Your daughter may be entitled to special help with her education, but how easy this is to secure varies amongst schools and Local Authorities. The Department for Education guidance: Supporting Pupils at School with Medical Conditions can seem ambiguous, so it may also help to seek advice from outside organisations, such as support groups and patient groups.

  • Speak to Head of SEN and ask whether an Education and Health Care Plan is needed and discuss how this can be put in place
  • The school may arrange tuition at home in some circumstances
  • The school may arrange for invigilation of exams at home in some circumstances
  • Those going to University can apply for Disabled Students Allowance and make use of the university support services
How can I get doctors to take us seriously?

You may find some doctors are dismissive of your daughter’s symptoms, or they believe there are psychological reasons for the symptoms. If you feel your GP or hospital consultant is not taking your daughter’s symptoms seriously, it’s important you stay calm and assertive and the following steps may help:

  • Make a double appointment with your GP so that you have time for discussion
  • Write notes and prepare what you want to say. Decide what outcome you want to achieve – for example referral to a particular consultant or a request for a particular test to be done
  • List symptoms clearly and grade the severity of symptoms (1-10, with 10 being worst)
  • Take photographs and use video – for example with seizures it is useful for doctors to see what is happening, so ask another family member to do this if possible. Take photographs of colour changes to the skin and any rashes
  • Get your daughter to write a symptom diary and include diet, activity, sleep, attendance at school etc
What tests should I expect doctors to be doing?

The tests arranged to investigate your daughter’s symptoms will depend on her symptoms, but you should always consider that the symptoms may not be connected with the vaccination and there may be an underlying illness, so make sure you ask for appropriate health checks to be done (for example heart, blood pressure, blood tests etc).

Do some research before your appointments. A sitting/standing heart rate/blood pressure test can be done as a basic test for POTS (postural orthostatic tachycardia syndrome). A 24hr or 7 day EEG will show the extent of tachycardia.  Tests for vitamin or mineral deficiencies are often helpful.

Many girls who develop health problems after HPV vaccination are told they have chronic fatigue syndrome and are sent for CBT and told to do graded exercise without any basic tests being done. If your daughter is diagnosed with Chronic Fatigue Syndrome and she experiences dizziness, lightheadedness, nausea or chest pains, you could ask your doctor to refer her for a POTS assessment or or tests to assess her autonomic nervous system.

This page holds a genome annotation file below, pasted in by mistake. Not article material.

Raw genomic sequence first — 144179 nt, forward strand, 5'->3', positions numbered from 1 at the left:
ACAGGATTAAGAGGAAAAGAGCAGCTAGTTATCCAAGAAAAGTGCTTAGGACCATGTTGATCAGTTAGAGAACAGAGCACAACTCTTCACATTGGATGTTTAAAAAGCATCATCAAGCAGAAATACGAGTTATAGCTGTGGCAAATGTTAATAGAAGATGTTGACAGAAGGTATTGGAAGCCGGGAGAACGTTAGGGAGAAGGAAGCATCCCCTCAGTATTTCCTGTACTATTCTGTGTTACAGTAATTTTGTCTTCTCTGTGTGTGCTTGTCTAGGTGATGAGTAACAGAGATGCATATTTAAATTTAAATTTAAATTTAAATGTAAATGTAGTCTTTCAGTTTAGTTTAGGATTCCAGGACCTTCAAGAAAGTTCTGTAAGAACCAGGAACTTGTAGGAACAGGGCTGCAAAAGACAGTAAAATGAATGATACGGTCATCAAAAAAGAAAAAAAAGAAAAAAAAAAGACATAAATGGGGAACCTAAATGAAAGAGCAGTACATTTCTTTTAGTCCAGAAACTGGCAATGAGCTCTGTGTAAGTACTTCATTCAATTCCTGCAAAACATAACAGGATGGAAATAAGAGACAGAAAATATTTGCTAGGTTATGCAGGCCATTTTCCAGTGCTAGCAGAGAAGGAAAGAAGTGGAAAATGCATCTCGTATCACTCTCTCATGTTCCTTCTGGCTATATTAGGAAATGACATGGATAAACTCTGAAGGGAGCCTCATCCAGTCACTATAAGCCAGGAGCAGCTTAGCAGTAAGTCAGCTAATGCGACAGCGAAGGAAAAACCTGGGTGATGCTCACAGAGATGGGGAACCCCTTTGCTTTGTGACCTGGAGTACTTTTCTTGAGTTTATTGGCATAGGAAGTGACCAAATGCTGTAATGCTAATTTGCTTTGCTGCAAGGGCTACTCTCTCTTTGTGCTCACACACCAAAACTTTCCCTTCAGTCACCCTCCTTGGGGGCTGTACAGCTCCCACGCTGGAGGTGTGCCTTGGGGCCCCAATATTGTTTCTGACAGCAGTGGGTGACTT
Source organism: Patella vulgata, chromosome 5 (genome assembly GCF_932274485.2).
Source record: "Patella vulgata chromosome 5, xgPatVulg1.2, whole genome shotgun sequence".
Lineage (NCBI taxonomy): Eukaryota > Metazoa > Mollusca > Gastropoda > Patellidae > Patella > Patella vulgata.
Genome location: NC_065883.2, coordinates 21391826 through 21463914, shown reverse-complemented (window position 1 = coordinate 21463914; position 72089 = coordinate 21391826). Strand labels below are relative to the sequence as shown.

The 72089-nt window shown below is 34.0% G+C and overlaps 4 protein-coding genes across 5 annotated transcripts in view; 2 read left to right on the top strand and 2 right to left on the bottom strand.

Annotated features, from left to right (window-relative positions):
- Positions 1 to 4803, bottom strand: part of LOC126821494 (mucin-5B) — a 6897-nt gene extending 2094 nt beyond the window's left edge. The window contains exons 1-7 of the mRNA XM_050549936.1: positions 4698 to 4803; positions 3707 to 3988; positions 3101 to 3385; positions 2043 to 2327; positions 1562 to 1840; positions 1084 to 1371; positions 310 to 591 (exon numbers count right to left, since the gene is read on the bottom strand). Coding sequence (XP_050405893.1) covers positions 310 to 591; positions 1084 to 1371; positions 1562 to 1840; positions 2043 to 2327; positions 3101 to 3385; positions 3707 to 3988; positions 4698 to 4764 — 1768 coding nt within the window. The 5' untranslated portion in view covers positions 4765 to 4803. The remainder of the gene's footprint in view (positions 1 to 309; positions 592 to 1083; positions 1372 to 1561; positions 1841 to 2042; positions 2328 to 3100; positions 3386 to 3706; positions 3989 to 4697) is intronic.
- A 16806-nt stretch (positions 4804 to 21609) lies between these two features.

Is there anything I can take in or show doctors

Doctors generally do not like patients to show them reams of printouts from the internet, particularly when they come from anti-vaccination websites. Select material carefully and make sure it comes from a credible source for example research papers and articles from medical journals and information from recognised patient groups and charities.

As mentioned previously, a clear list of symptoms with an indicator of severity is very helpful.

What support is available to us as a family?

This will depend on the diagnosis. There are support groups for specific medical conditions including POTS UK, Dysautonomia International, Invest in ME, Burning Nights (for CRPS).

Financial support may be available in the form of Disability Living Allowance, Personal Independence Payments and Carers Allowance but this will depend if the eligibility criteria is met. If a parent has had to give up work to look after their child, it’s worth discussing with the Tax Credits Office, who will give advice about eligibility and qualification for Tax Credits.  The Citizens advice Bureau will often advise on other forms of financial help.

If your child has a long term medical condition, you could also request a Carer’s Assessment from your Local Authority. More information for carers is available here.

Have any alternative therapies helped girls affected by the HPV vaccination?

Alternative therapies are reported to have been of benefit to some girls and they include nutritional support, the use of supplements, homeopathy, chiropactic etc.  It’s important to appreciate that each girl is different and they react differently to medications and alternative therapies, even if their symptoms seem very similar, so what has resulted in improvement for one girl might not bring about the same result for another girl.

Our experience of speaking to many families of girls who developed new health conditions after HPV vaccination has been that many girls can become hypersensitive to medications and even ‘natural’ supplements, so it’s generally prudent to start at very low doses, unless directed otherwise by a healthcare practitioner.

Even if these alternative therapies help, it’s important that you remain in the NHS system and keep your GP/consultant updated of progress, so that these doctors remain aware if your daughter is still unwell.

Also remember to update the Yellow Card with the MHRA. It is important for the authorities to have visibility if girls remain unwell for any period of time.

If you have any questions or are not sure where to go for information or advice, please get in touch with us by phone, email or Facebook, or you can send us a message on our Contact Us form.  We are all parents with girls who developed health problems after HPV vaccination, so it’s likely we’ve experienced the same problems and have felt just as bewildered and overwhelmed.